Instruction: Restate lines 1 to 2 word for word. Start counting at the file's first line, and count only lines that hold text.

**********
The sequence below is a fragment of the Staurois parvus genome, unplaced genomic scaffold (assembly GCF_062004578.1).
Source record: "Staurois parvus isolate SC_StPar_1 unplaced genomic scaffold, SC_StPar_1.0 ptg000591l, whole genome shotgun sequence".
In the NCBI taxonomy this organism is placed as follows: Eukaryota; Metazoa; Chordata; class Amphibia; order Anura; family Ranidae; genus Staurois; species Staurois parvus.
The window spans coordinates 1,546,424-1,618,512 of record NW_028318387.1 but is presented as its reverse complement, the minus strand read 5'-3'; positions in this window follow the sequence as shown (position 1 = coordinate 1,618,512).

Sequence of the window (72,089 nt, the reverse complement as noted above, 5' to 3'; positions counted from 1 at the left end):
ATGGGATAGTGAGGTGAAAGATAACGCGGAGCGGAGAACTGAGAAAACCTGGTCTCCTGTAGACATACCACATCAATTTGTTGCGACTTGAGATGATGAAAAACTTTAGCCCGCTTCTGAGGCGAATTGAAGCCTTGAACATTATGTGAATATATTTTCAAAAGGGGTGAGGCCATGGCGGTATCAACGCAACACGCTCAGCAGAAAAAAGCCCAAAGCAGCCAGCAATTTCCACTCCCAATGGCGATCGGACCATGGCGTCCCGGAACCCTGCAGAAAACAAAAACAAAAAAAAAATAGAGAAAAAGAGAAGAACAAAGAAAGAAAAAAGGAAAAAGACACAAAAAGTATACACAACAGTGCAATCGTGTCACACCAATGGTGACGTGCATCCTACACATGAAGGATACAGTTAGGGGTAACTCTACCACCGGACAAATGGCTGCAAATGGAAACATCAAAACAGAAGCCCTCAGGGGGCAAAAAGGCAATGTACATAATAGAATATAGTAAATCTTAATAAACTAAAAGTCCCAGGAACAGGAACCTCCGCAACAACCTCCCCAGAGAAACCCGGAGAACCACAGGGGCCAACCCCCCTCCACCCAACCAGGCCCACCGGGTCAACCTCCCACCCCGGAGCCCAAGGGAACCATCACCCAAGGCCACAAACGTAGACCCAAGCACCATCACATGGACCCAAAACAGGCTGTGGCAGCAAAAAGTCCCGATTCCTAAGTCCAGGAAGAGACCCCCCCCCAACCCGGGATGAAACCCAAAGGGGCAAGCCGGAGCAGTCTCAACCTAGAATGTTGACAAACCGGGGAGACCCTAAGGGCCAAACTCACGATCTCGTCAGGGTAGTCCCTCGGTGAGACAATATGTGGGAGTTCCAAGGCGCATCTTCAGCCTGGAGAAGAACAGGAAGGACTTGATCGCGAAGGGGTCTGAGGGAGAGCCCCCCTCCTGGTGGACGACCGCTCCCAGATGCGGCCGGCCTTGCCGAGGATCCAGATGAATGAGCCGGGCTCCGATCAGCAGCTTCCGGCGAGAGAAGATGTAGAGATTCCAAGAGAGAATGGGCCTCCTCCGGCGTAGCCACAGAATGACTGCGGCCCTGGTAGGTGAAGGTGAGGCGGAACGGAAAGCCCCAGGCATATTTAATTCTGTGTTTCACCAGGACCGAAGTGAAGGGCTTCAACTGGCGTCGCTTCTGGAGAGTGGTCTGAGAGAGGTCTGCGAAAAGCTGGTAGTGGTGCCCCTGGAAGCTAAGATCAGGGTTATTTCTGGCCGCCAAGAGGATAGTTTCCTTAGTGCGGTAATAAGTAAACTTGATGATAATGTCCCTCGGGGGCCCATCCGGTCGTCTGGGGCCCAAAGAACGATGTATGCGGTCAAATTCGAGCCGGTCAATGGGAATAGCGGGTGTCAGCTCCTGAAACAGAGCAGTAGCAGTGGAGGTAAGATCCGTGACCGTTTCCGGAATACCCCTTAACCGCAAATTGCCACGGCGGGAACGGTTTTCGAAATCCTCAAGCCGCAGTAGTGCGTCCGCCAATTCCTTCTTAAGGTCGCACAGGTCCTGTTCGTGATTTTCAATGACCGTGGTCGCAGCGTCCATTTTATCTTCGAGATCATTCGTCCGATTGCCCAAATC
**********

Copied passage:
The sequence below is a fragment of the Staurois parvus genome, unplaced genomic scaffold (assembly GCF_062004578.1).
Source record: "Staurois parvus isolate SC_StPar_1 unplaced genomic scaffold, SC_StPar_1.0 ptg000591l, whole genome shotgun sequence".